The company has come to light on the top line in the last four quarters compared with analyst expectations. However, it’s made up for it on the bottom line where it has come in higher year-over-year in each quarter. In the company’s first quarter of 2024, the earnings report raised its guidance for the coming year.  

Strong earnings are one reason that CMS stock is a favorite of Warren Buffett. The Oracle of Omaha owns company shares through his Berkshire-Hathaway (NSYE:BRK.B) hedge fund.  

Altria Group (MO)

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They may not be right for every portfolio, but sin stocks make great defensive stocks. Altria (NYSE:MO) is one of the world’s leading cigarette manufacturers, and the company has been increasingly moving into smokeless products (e.g., vapes). No matter your personal feelings about these products, there’s no denying that Altria has a significant market share that will only grow.  

However, a more compelling reason to buy MO stock while inflation is still firmly entrenched is the company’s dividend, which currently has a 9% yield. Like many stocks on this list, Altria is a dividend king that has increased its dividend for 55 consecutive years.  

After a rough 2023, investors may get the message on MO stock. The stock is up more than 7% as of April 25, 2024. And with the stock still down 5% in the last 12 months, there’s plenty of stock price appreciation to go along with that dividend.  

Albertson’s (ACI) 

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If you don’t do the grocery shopping in your home, you may not appreciate what a savvy Albertson’s (NYSE:ACI) may be. With inflation exacting a stiff price on grocery bills, retail grocery chains have to give consumers a reason beyond price to visit their stores. 

The company instituted a loyalty program that is showing strong YOY growth. It’s also making advancements in its digital marketing program including online ordering with both home delivery and curbside pickup options.  

These programs have allowed Albertson’s to have a consistent top line. However, as is the case with many stocks on this list, the real story is robust bottom line growth. And while Albertson’s is not a dividend king, it does pay a respectable dividend with a yield of 2.41%.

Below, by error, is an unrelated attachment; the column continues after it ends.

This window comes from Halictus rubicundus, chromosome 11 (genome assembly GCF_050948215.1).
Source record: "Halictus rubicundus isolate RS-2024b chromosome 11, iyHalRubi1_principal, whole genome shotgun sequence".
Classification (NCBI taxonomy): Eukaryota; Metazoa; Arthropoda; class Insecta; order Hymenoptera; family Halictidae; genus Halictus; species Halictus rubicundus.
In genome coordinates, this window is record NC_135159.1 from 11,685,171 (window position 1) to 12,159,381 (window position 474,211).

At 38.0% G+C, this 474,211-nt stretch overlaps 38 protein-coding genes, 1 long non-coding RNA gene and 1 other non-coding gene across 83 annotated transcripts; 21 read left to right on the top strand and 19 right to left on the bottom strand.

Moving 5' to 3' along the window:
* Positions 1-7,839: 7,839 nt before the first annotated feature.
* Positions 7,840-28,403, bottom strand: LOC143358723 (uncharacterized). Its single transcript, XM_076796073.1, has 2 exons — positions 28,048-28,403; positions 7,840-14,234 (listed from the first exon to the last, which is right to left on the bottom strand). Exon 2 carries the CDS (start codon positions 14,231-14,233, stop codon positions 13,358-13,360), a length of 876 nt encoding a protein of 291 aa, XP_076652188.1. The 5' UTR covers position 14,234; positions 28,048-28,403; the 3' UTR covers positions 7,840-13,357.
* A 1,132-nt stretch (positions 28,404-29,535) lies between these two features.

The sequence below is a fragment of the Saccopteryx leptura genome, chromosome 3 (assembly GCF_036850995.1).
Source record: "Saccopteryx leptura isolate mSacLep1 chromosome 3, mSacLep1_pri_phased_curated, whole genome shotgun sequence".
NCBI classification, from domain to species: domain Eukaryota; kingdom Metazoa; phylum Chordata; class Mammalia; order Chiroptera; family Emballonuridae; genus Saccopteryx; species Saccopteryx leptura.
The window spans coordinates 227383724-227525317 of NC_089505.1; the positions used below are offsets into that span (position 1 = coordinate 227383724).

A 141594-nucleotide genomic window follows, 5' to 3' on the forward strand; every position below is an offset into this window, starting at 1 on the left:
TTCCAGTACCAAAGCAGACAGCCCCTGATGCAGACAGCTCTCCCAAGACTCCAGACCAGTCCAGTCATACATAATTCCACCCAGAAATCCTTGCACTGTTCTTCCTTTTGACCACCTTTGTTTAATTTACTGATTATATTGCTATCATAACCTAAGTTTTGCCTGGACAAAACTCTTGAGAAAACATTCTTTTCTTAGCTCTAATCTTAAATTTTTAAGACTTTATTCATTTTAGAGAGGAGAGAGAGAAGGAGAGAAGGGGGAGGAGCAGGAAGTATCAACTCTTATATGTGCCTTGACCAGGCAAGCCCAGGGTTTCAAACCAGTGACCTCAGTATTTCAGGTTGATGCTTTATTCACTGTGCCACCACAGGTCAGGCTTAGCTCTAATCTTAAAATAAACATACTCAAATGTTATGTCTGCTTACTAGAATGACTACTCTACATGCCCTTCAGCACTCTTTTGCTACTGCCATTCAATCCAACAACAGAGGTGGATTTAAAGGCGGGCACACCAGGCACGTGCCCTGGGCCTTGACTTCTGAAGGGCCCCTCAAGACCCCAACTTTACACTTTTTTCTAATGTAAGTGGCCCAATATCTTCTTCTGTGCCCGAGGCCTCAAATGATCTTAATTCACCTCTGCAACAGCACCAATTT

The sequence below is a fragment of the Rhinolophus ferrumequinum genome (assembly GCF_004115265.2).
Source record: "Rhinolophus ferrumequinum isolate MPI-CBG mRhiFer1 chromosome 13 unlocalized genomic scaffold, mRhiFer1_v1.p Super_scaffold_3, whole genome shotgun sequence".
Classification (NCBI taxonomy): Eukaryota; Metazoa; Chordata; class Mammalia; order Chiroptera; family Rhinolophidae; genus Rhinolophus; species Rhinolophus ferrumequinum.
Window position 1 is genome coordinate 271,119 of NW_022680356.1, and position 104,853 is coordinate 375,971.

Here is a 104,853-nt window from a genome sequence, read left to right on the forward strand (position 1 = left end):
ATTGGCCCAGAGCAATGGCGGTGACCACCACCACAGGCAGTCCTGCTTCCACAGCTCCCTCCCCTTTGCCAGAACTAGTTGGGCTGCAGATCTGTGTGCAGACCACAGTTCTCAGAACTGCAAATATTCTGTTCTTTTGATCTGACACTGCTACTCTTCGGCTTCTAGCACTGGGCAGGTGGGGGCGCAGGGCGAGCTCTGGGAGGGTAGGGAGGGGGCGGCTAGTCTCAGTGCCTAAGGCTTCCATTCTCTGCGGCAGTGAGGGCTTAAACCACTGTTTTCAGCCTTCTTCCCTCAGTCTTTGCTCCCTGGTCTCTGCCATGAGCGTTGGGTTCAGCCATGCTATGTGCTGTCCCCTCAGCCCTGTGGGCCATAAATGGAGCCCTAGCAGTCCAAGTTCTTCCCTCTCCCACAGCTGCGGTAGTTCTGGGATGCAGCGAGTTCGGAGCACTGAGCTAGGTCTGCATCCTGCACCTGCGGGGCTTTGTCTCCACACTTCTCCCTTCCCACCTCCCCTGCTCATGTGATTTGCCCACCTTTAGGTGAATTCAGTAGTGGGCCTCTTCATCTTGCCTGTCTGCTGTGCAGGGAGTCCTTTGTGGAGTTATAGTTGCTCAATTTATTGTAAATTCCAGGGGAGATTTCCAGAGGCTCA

ACI stock is down 13% in 2024, some of which is because the regulators still decide if they’ll allow the company’s proposed merger with Kroger (NYSE:KR). More will be known in August, but that would also be a catalyst for the stock.   

Genuine Parts Company (GPC) 

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There are two solid cases for making Genuine Parts Company (NYSE:GPC) one of your stocks to buy if inflation continues. On its earnings call in April, the company acknowledged that it continues to be affected by inflation and higher interest rates.  

But inflation cuts both ways. Many consumers are being priced out of newer vehicles. Or, in some cases, they find that dealers lack the models (i.e., traditional ICE vehicles) they may prefer.  

This creates a situation where consumers try to keep their existing vehicles around for as long as possible. And the latest reading of the CPI showed that auto parts were one area where inflation was the stickiest.  

The second reason is that Genuine Parts is yet another dividend king on this list. The company recently made it 69 consecutive years of increasing dividends. The yield of 2.51% is fairly average. However, the payout ratio of 44% easily supports future growth, particularly when analysts forecast high single-digit earnings growth in the next 12 months.  

On the date of publication, Chris Markoch did not have (either directly or indirectly) any positions in the securities mentioned in this article. The opinions expressed in this article are those of the writer, subject to the InvestorPlace.com Publishing Guidelines. 

Chris Markoch is a freelance financial copywriter who has been covering the market for over five years. He has been writing for InvestorPlace since 2019.